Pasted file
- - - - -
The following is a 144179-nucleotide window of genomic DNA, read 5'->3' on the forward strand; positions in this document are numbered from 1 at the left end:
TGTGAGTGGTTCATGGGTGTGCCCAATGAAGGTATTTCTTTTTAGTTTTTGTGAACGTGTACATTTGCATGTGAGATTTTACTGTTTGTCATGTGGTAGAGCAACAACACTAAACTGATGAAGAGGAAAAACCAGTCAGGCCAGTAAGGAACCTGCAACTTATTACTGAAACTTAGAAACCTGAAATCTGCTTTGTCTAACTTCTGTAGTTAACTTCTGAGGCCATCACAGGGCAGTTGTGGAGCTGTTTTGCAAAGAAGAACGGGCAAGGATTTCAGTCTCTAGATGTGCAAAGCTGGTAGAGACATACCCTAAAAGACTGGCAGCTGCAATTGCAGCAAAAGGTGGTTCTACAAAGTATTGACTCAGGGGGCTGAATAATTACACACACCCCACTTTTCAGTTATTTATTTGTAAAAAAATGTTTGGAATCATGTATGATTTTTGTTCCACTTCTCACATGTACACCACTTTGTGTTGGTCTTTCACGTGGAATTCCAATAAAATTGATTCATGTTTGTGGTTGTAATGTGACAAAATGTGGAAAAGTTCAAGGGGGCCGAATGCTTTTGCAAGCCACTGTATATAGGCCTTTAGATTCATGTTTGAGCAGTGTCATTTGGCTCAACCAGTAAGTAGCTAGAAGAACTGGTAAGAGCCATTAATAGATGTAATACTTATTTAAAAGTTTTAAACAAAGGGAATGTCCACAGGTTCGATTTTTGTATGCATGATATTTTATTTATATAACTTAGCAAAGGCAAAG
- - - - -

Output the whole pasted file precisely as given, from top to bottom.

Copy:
The following is a 144179-nucleotide window of genomic DNA, read 5'->3' on the forward strand; positions in this document are numbered from 1 at the left end:
TGTGAGTGGTTCATGGGTGTGCCCAATGAAGGTATTTCTTTTTAGTTTTTGTGAACGTGTACATTTGCATGTGAGATTTTACTGTTTGTCATGTGGTAGAGCAACAACACTAAACTGATGAAGAGGAAAAACCAGTCAGGCCAGTAAGGAACCTGCAACTTATTACTGAAACTTAGAAACCTGAAATCTGCTTTGTCTAACTTCTGTAGTTAACTTCTGAGGCCATCACAGGGCAGTTGTGGAGCTGTTTTGCAAAGAAGAACGGGCAAGGATTTCAGTCTCTAGATGTGCAAAGCTGGTAGAGACATACCCTAAAAGACTGGCAGCTGCAATTGCAGCAAAAGGTGGTTCTACAAAGTATTGACTCAGGGGGCTGAATAATTACACACACCCCACTTTTCAGTTATTTATTTGTAAAAAAATGTTTGGAATCATGTATGATTTTTGTTCCACTTCTCACATGTACACCACTTTGTGTTGGTCTTTCACGTGGAATTCCAATAAAATTGATTCATGTTTGTGGTTGTAATGTGACAAAATGTGGAAAAGTTCAAGGGGGCCGAATGCTTTTGCAAGCCACTGTATATAGGCCTTTAGATTCATGTTTGAGCAGTGTCATTTGGCTCAACCAGTAAGTAGCTAGAAGAACTGGTAAGAGCCATTAATAGATGTAATACTTATTTAAAAGTTTTAAACAAAGGGAATGTCCACAGGTTCGATTTTTGTATGCATGATATTTTATTTATATAACTTAGCAAAGGCAAAG